After five months of reconstruction, a clinic in Afgoye town has been completed and handed over to the Somali Red Crescent Society (SRCS). The pre-existing clinic was demolished and teams from the ICRC built a new improved clinic to provide health care services to the community.
The reconstruction of the clinic involved the re-organization of the building adding increased space for patients, as well as improvement of the sewage, water and electrical services.
The newly renovated clinic was inaugurated by the SRCS Merca Branch Secretary, Jamal Saed, and the Deputy Executive Director of the SRCS, Mohamed Abdi Warsame. Officials of the ICRC Mogadishu sub-delegation, community leaders and religious scholars attended the event.
“This clinic is managed by SRCS and it will help provide healthcare to mothers and children living in Afgoye town and villages in the southern part of Lower Shabelle”, said Merca Branch Secretary Jamal Saed.
More than 18,000 patients visit the clinic to benefit from outpatient services annually. Families from more than 190 villages in the southern region of Lower Shabelle and 23 areas in Afgoye town will now be able to access medical consultations at the clinic.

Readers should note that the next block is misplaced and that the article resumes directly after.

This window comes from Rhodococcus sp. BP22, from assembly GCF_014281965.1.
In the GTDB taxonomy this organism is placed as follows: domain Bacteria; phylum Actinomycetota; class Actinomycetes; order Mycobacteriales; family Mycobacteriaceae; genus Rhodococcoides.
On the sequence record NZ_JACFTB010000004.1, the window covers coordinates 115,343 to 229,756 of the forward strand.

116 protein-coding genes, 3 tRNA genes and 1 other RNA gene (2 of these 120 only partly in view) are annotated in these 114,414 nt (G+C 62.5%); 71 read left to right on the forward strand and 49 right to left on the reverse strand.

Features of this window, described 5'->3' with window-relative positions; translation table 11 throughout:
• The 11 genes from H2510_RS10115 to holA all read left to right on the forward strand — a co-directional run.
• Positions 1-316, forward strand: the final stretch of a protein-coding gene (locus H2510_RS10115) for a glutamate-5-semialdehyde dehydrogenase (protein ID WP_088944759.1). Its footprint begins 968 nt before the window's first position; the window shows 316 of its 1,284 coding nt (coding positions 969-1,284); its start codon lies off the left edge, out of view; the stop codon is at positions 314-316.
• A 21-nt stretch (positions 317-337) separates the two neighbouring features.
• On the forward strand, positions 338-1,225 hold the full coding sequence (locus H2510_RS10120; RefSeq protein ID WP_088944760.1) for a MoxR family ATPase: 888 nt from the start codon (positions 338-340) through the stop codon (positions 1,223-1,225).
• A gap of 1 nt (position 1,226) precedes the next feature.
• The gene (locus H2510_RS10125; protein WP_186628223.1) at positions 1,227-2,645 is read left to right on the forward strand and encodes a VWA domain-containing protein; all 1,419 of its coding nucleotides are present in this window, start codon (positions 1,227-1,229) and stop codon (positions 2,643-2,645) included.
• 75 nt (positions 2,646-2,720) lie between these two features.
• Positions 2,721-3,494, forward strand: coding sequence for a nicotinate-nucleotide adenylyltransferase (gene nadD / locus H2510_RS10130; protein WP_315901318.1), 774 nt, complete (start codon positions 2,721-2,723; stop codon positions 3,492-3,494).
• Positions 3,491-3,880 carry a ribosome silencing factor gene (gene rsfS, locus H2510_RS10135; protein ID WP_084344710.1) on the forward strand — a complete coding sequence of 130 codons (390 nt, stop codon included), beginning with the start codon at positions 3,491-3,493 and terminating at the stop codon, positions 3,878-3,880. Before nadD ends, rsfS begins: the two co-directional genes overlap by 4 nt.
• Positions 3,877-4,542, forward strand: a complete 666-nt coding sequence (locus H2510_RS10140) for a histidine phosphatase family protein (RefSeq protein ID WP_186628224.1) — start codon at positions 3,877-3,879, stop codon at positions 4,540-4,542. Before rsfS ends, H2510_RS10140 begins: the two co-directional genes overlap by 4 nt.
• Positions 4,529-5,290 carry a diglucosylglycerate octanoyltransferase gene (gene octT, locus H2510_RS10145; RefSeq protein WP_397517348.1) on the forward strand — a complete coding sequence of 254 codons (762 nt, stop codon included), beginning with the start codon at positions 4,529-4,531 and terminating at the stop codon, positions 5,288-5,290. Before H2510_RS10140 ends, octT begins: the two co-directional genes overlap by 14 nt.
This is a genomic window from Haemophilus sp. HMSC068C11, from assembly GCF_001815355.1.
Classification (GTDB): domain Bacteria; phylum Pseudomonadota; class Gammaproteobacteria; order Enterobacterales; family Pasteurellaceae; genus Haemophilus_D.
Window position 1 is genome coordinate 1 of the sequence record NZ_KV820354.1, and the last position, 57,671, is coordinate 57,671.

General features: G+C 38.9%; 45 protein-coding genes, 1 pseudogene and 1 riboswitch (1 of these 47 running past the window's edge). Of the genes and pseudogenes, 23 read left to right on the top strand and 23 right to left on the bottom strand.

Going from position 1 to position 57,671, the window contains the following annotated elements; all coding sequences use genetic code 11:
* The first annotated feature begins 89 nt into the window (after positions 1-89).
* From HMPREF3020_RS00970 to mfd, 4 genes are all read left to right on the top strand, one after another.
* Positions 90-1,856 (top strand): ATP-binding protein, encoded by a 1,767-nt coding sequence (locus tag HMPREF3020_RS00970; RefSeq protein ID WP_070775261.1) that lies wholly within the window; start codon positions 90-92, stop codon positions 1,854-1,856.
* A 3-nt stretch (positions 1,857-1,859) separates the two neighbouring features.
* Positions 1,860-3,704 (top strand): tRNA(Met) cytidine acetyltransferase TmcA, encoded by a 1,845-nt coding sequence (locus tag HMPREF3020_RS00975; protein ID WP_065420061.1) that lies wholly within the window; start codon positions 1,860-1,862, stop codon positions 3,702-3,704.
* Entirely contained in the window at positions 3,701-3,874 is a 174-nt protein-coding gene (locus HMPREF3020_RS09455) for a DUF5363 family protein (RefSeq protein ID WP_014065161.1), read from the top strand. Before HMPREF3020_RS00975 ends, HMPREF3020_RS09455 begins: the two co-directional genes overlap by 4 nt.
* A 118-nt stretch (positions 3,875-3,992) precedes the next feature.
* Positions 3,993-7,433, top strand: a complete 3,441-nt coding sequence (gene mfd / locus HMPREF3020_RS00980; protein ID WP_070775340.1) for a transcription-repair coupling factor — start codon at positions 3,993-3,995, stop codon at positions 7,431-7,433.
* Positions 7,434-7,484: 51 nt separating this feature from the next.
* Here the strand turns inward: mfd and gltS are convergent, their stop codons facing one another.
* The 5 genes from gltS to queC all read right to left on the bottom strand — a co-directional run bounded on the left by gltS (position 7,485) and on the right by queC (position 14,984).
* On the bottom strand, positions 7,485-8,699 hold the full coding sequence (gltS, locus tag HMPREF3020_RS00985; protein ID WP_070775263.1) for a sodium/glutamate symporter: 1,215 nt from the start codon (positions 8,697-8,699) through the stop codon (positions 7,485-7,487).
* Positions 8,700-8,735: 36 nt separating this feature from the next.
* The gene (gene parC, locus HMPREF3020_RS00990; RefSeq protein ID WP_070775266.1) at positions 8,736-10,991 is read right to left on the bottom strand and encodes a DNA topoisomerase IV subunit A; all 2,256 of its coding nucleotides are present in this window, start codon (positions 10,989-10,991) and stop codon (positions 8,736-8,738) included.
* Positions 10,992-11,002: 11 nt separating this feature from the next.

With a monthly consultation average of 2,500 patients, the clinic provides immunisation, anti-natal and post-natal care and a nutrition programme. Treatment of moderate acute malnutrition (MAM) of children under 5 years and pregnant lactating women is ongoing in accordance to the Targeted Supplementary Feeding Programme (TSFP). The treatment is key to stop vicious circle of malnutrition. The clinic has a network of female health workers whose role is referring people to the clinic and conducting deliveries.
Health care services in Somalia are often hard-to-find for many communities. Only 15 percent of people living in rural areas are estimated to have access to medical care. The clinic staff are taking proper Covid-19 measures and promoting preventative messages to the patients.